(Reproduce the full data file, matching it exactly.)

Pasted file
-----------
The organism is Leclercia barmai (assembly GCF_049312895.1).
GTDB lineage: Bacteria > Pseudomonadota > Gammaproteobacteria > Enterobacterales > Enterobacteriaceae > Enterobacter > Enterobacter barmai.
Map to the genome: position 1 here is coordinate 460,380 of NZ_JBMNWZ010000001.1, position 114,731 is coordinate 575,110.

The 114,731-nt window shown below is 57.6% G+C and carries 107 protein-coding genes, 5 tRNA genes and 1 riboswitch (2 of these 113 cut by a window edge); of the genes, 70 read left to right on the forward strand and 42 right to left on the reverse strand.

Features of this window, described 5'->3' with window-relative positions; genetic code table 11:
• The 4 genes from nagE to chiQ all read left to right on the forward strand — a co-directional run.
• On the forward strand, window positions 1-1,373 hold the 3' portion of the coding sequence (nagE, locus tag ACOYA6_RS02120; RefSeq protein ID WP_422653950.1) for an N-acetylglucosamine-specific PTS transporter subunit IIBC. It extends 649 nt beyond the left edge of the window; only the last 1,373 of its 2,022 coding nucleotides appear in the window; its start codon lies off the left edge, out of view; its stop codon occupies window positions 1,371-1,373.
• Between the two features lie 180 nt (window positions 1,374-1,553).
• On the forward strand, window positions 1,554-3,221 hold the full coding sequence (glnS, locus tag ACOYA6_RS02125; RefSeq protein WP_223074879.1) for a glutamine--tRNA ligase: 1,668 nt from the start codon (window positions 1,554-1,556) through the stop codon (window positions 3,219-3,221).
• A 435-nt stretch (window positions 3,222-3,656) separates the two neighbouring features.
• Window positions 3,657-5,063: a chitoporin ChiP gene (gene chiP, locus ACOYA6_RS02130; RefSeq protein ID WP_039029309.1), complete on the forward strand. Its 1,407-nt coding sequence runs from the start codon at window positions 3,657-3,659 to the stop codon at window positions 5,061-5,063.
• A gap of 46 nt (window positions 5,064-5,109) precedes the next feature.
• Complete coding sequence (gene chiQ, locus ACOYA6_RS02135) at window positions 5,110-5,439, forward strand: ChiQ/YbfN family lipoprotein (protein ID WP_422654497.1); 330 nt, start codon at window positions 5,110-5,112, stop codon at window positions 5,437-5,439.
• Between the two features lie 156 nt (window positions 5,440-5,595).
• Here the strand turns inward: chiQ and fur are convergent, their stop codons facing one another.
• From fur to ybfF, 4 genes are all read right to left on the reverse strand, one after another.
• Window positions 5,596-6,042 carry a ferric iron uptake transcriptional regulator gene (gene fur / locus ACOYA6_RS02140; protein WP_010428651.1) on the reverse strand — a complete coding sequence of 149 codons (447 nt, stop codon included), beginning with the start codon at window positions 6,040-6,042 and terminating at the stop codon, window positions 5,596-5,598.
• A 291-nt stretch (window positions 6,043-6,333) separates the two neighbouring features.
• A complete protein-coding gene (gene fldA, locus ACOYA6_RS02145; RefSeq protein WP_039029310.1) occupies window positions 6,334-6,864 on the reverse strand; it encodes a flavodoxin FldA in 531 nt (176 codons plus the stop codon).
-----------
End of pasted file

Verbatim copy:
The organism is Leclercia barmai (assembly GCF_049312895.1).
GTDB lineage: Bacteria > Pseudomonadota > Gammaproteobacteria > Enterobacterales > Enterobacteriaceae > Enterobacter > Enterobacter barmai.
Map to the genome: position 1 here is coordinate 460,380 of NZ_JBMNWZ010000001.1, position 114,731 is coordinate 575,110.

The 114,731-nt window shown below is 57.6% G+C and carries 107 protein-coding genes, 5 tRNA genes and 1 riboswitch (2 of these 113 cut by a window edge); of the genes, 70 read left to right on the forward strand and 42 right to left on the reverse strand.

Features of this window, described 5'->3' with window-relative positions; genetic code table 11:
• The 4 genes from nagE to chiQ all read left to right on the forward strand — a co-directional run.
• On the forward strand, window positions 1-1,373 hold the 3' portion of the coding sequence (nagE, locus tag ACOYA6_RS02120; RefSeq protein ID WP_422653950.1) for an N-acetylglucosamine-specific PTS transporter subunit IIBC. It extends 649 nt beyond the left edge of the window; only the last 1,373 of its 2,022 coding nucleotides appear in the window; its start codon lies off the left edge, out of view; its stop codon occupies window positions 1,371-1,373.
• Between the two features lie 180 nt (window positions 1,374-1,553).
• On the forward strand, window positions 1,554-3,221 hold the full coding sequence (glnS, locus tag ACOYA6_RS02125; RefSeq protein WP_223074879.1) for a glutamine--tRNA ligase: 1,668 nt from the start codon (window positions 1,554-1,556) through the stop codon (window positions 3,219-3,221).
• A 435-nt stretch (window positions 3,222-3,656) separates the two neighbouring features.
• Window positions 3,657-5,063: a chitoporin ChiP gene (gene chiP, locus ACOYA6_RS02130; RefSeq protein ID WP_039029309.1), complete on the forward strand. Its 1,407-nt coding sequence runs from the start codon at window positions 3,657-3,659 to the stop codon at window positions 5,061-5,063.
• A gap of 46 nt (window positions 5,064-5,109) precedes the next feature.
• Complete coding sequence (gene chiQ, locus ACOYA6_RS02135) at window positions 5,110-5,439, forward strand: ChiQ/YbfN family lipoprotein (protein ID WP_422654497.1); 330 nt, start codon at window positions 5,110-5,112, stop codon at window positions 5,437-5,439.
• Between the two features lie 156 nt (window positions 5,440-5,595).
• Here the strand turns inward: chiQ and fur are convergent, their stop codons facing one another.
• From fur to ybfF, 4 genes are all read right to left on the reverse strand, one after another.
• Window positions 5,596-6,042 carry a ferric iron uptake transcriptional regulator gene (gene fur / locus ACOYA6_RS02140; protein WP_010428651.1) on the reverse strand — a complete coding sequence of 149 codons (447 nt, stop codon included), beginning with the start codon at window positions 6,040-6,042 and terminating at the stop codon, window positions 5,596-5,598.
• A 291-nt stretch (window positions 6,043-6,333) separates the two neighbouring features.
• A complete protein-coding gene (gene fldA, locus ACOYA6_RS02145; RefSeq protein WP_039029310.1) occupies window positions 6,334-6,864 on the reverse strand; it encodes a flavodoxin FldA in 531 nt (176 codons plus the stop codon).